At one time, a person suffering a serious personal injury in a car accident in New Haven, Connecticut, might be unable to receive compensation from the negligent driver who caused the accident. Under the state’s contributory negligence law, a finding that an accident victim was as little as 1 percent at fault, as in the case of a passenger not wearing a seat belt, the injured party could not recover damages.
Connecticut did away with contributory negligence and adopted comparative negligence as state law. A person who suffers catastrophic injuries in a car crash and wants to sue the negligent driver may do so and possibly recover compensation even if the injured person was also at fault. For example, if a crash reconstruction shows that the failure of the accident victim to wear a seat best caused the injuries to be worse than they otherwise might have been, the person might still recover damages.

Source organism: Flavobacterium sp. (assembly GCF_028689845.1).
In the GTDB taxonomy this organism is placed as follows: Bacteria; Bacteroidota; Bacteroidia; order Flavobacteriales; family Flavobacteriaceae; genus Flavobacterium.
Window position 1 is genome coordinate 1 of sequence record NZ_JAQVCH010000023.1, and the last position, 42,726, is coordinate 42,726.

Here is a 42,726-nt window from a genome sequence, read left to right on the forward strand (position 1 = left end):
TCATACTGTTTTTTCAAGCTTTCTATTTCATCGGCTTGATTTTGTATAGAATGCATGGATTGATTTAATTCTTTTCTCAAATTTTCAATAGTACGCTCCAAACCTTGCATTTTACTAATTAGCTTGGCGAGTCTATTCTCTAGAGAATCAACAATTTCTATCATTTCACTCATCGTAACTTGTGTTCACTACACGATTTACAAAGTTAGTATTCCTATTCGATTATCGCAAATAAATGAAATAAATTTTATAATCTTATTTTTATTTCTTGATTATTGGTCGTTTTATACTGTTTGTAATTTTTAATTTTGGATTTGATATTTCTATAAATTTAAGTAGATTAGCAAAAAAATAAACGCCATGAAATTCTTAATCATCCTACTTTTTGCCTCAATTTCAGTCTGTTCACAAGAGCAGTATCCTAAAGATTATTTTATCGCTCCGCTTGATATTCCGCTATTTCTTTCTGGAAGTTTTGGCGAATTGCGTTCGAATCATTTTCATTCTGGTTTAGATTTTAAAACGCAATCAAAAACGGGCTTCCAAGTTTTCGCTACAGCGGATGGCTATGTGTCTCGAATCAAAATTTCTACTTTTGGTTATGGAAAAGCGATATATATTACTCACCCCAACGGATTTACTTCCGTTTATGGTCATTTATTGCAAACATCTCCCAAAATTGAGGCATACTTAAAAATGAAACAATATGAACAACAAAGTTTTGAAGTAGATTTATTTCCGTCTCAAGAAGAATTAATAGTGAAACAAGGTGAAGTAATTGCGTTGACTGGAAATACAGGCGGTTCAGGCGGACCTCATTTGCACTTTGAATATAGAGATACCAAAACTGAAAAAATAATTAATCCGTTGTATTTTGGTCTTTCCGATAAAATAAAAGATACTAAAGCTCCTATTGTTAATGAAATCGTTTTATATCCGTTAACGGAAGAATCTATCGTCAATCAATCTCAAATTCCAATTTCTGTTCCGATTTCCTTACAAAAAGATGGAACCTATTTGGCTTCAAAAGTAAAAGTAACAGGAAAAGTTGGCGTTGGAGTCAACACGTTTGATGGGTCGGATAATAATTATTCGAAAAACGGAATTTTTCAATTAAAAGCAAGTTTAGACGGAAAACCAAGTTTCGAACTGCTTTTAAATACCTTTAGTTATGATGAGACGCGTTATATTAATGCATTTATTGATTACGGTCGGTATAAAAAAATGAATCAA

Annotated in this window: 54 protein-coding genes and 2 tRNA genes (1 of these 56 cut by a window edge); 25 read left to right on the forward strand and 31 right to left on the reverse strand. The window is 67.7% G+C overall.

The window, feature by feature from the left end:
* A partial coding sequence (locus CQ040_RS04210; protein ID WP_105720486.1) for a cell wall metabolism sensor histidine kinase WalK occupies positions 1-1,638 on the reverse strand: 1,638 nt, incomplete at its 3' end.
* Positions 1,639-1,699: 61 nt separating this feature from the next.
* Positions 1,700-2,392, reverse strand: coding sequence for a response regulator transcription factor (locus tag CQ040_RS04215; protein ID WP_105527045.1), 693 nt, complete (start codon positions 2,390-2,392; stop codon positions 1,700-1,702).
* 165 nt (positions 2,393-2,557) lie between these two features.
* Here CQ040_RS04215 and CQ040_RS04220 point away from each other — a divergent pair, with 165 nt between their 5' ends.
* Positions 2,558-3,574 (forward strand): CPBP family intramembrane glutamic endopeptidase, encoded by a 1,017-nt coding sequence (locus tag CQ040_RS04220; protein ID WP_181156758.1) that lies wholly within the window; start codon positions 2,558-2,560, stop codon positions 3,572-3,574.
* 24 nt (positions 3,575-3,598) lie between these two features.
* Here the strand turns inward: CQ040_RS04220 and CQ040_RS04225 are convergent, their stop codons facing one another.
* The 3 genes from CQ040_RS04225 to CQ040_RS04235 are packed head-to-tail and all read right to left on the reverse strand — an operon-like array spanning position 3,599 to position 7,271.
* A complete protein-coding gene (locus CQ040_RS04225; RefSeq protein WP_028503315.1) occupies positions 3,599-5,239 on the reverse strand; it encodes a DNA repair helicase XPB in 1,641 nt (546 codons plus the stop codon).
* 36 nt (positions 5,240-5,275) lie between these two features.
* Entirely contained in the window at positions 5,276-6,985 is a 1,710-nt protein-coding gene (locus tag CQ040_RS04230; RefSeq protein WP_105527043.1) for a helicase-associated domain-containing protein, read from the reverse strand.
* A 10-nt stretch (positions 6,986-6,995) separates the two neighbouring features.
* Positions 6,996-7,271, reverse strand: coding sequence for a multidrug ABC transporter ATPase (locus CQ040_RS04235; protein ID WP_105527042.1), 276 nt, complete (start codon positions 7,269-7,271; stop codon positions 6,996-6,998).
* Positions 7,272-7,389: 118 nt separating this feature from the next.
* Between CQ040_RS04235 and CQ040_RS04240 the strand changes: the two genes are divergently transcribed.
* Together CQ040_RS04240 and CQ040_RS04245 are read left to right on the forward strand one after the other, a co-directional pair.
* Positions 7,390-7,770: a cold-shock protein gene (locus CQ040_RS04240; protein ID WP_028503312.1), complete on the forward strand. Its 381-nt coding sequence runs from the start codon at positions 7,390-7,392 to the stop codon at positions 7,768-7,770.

Comparative negligence allows a judge or, in cases heard by a jury, the jurors to assess fault between the parties to the lawsuit. As long as the plaintiff, the person suing for compensation, was less at fault than the defendant, the person being sued, the plaintiff may be awarded compensation.
Recognition of the negligence on the part of the plaintiff is taken into consideration in determining the final amount awarded to the plaintiff. The award is reduced by the plaintiff’s percentage of negligence. So, if a jury finds that plaintiff was 20 percent at fault and the defendant was 80 percent. The amount the plaintiff might have received is reduced by 20 percent.
Personal injury is a complex area of the law that is beyond the scope of a single posting to cover in detail. Legal advice about comparative negligence or other issues related to car accidents should only be obtained from a personal injury attorney. This posting is not offered or intended to serve as a substitute for the advice given by an attorney.